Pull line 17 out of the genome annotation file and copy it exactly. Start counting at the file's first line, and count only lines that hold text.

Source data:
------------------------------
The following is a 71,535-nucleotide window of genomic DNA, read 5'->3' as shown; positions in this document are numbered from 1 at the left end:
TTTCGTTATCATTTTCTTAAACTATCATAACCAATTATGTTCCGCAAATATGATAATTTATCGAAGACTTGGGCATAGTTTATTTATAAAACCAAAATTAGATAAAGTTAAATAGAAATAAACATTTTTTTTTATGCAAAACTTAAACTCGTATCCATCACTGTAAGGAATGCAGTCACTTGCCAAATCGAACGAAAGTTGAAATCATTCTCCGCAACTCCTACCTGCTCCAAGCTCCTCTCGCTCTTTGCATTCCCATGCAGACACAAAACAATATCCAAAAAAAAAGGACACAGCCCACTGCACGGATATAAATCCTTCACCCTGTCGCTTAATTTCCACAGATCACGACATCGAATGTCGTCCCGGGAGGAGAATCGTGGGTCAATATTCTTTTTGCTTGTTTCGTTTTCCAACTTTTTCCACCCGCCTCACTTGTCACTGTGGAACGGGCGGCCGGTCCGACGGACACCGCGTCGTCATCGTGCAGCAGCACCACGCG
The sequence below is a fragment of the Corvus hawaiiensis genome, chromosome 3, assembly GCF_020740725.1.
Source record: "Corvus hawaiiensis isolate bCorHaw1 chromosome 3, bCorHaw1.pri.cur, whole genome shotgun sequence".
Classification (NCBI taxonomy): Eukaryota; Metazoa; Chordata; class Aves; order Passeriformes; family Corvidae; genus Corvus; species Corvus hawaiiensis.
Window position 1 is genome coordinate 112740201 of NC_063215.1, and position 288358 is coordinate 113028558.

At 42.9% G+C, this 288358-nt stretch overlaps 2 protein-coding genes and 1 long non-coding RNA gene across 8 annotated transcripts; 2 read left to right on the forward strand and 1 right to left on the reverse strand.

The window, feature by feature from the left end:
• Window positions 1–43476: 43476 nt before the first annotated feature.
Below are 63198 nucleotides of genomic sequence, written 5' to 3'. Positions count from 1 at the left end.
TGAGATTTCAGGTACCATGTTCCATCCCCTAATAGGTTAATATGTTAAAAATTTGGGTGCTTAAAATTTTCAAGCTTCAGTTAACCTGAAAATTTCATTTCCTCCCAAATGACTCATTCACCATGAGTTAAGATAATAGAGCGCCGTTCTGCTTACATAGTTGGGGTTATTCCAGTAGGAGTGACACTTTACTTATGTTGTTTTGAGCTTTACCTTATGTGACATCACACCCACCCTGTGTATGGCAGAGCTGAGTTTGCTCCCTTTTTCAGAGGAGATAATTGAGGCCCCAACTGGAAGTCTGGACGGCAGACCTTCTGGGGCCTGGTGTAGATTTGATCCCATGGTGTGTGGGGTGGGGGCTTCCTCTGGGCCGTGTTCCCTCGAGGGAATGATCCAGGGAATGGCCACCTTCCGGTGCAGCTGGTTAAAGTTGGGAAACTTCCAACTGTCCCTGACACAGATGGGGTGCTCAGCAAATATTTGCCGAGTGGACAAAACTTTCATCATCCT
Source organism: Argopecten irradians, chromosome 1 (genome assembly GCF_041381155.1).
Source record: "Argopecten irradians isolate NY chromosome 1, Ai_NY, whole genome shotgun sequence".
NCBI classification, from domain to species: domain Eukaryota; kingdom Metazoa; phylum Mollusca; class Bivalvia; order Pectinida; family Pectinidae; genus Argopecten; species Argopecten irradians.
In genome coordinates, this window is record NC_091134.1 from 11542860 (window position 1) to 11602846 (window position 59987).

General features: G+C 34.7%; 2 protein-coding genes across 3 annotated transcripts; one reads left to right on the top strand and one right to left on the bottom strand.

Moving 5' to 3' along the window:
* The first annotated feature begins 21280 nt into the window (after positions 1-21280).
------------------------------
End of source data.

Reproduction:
Moving 5' to 3' along the window: